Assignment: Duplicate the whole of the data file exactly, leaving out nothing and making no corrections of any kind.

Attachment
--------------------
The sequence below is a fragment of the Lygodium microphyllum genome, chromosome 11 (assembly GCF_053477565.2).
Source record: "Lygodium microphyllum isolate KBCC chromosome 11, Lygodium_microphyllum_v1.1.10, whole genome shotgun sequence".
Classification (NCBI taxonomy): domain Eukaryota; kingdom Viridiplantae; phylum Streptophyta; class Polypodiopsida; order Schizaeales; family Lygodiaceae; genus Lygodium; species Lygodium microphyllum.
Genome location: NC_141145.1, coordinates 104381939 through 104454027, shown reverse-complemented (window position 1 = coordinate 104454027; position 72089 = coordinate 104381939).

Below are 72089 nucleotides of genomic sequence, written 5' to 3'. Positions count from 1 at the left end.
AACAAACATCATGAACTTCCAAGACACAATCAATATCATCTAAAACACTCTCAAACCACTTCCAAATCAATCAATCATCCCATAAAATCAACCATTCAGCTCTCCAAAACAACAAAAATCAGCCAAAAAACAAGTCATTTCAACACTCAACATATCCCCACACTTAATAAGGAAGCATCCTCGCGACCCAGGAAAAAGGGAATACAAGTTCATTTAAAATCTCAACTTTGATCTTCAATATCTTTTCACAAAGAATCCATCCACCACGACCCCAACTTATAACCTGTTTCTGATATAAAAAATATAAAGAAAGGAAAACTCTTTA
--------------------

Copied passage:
The sequence below is a fragment of the Lygodium microphyllum genome, chromosome 11 (assembly GCF_053477565.2).
Source record: "Lygodium microphyllum isolate KBCC chromosome 11, Lygodium_microphyllum_v1.1.10, whole genome shotgun sequence".
Classification (NCBI taxonomy): domain Eukaryota; kingdom Viridiplantae; phylum Streptophyta; class Polypodiopsida; order Schizaeales; family Lygodiaceae; genus Lygodium; species Lygodium microphyllum.
Genome location: NC_141145.1, coordinates 104381939 through 104454027, shown reverse-complemented (window position 1 = coordinate 104454027; position 72089 = coordinate 104381939).

Below are 72089 nucleotides of genomic sequence, written 5' to 3'. Positions count from 1 at the left end.
AACAAACATCATGAACTTCCAAGACACAATCAATATCATCTAAAACACTCTCAAACCACTTCCAAATCAATCAATCATCCCATAAAATCAACCATTCAGCTCTCCAAAACAACAAAAATCAGCCAAAAAACAAGTCATTTCAACACTCAACATATCCCCACACTTAATAAGGAAGCATCCTCGCGACCCAGGAAAAAGGGAATACAAGTTCATTTAAAATCTCAACTTTGATCTTCAATATCTTTTCACAAAGAATCCATCCACCACGACCCCAACTTATAACCTGTTTCTGATATAAAAAATATAAAGAAAGGAAAACTCTTTA